The race is on across the globe to develop a vaccine for the new coronavirus, offering a glimpse of hope for humanity.
Now the fundamental question is: “What is a post COVID-19 normalcy going to be like?” But it’s not my place to predict; I’m only going to offer a personal reflection on its impact from experiences within and around the province of East New Britain in Papua New Guinea.
Early in the year, as news was broadcast on the virus’ spread, I can still recall saying to a brother going to Peru for our congregational chapter that it may impact on that gathering. The prediction eventuated and the meeting was postponed for an indefinite period.
Suddenly, the momentum and hype surrounding COVID-19 escalated. At that time, I hoped it would not happen in PNG, but yet I felt subliminal feelings of the dangers as the days passed.
When we got word of PNG’s first case in late January of a man traveling to the city of Lae, I felt a deep anxiety, which grew as the TVs began reporting on deaths. I began to ask myself: ‘How will I fare if I got the virus?’ Our tertiary students, particularly the men, became fearful about what was occurring. At this stage, I shifted gears and focused on what we would need to do for the 600 or so people under my jurisdiction.
My fears were heightened when we had our first case in Raluana Village, near Kokopo the capital of East New Britain. A second case was reported some weeks later of a man living in Kinabot, Kokopo, not very far from where I reside. I could not contain the anxiety in me and longed for some direction from our local government authorities.
My inner turmoil settled somewhat when I attended a meeting of leaders organized to make us aware about the virus and offer guidance on how to live with it.
Dr Maha, the deputy chief physician and head of the medical advisors for the province, explained that while we had two cases, the virus was not spreading the way it was predicted. He explained that predictions had been made (as they had in the past of diseases that would supposedly decimate the country’s population) which did not materialize. The doctor explained how the pattern of the virus’ spread — as seen in other countries — did not happen in Kokopo or anywhere else in the PNG for that matter.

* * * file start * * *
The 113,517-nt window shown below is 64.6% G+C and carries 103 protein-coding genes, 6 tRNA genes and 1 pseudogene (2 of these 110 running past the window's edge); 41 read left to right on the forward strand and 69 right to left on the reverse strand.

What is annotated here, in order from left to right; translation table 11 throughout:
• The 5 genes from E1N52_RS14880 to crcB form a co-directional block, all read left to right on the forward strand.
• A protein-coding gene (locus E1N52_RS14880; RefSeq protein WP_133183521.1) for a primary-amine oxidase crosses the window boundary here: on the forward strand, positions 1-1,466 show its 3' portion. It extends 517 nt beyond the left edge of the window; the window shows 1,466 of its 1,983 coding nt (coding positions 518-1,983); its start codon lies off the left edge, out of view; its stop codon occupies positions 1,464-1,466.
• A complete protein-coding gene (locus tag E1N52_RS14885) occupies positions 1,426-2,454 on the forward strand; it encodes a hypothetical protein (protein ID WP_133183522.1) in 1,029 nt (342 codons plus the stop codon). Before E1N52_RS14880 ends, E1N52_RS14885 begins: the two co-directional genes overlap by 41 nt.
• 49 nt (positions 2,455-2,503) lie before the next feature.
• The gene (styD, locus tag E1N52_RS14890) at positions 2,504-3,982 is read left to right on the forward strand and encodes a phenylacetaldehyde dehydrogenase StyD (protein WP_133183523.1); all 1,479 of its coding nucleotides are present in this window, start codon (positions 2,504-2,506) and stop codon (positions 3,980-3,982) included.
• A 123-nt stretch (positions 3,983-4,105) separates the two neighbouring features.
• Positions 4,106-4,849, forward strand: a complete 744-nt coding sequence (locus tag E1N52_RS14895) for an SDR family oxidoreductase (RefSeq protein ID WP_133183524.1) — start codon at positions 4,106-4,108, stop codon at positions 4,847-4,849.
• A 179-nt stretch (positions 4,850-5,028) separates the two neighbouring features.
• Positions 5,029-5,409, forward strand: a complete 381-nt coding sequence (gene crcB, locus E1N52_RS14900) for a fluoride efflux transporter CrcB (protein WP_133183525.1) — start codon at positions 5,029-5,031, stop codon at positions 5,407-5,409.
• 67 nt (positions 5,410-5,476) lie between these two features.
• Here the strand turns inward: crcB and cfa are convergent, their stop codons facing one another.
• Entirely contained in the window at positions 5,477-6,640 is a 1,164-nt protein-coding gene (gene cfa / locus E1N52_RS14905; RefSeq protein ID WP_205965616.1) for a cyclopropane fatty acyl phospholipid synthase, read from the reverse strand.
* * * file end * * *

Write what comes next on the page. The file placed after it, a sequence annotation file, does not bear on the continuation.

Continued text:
For now, I can say that I have moved on in the way I see the new coronavirus. While there was fear, we have to live with it. Our authorities have adopted a response similar to that of overseas countries that experienced the worst of the virus and yet, it is not our experience. I just hope our decisionmakers are looking at our context to decide on how we live and work.
Given where we are now, what are we to learn from COVID-19? Are we lifting our fellow human beings up and caring more for our “common home”?
As I saw it the pandemic brought out the best in us as well as our worst. We need to look closely at how we live our lives.
Over the news, we watched health-care workers do their best to save lives. We also saw the pain and tears of loved ones not able to farewell and bury their loved ones who have died.
Dr Maha admitted that when Prime Minister James Marape announced a case in Nonga, some health workers ran away. They were fearful because of what they saw on television. Meanwhile for the health workers who braved the situation, they experienced stigmatization.
So, what has COVID-19 done for me, and all of us?
It has made us reassess how we live and how we relate to each other and to the environment in which we live and move. Perhaps it is a call for us to take drastic action to be prudent and to share in what we have. It has taught us all to work together. I will also be bold enough to assert that it is God’s call for us to be accountable to the creation provided to us and not to take things for granted. May such a grace be on us to assume that responsibility.
Brother Alfred Tivinarlik cfc, PhD, OL, hails from New Hanover Island in the New Ireland Province. He is a member of the Congregation of the Christian Brothers. He is currently the Principal of St. Peter Chanel Catholic Secondary Teachers’ College in Kokopo, East New Britain province.
This is an edited article from Church Alive a publication of the Catholic Bishops Conference Papua New Guinea & Solomon Islands.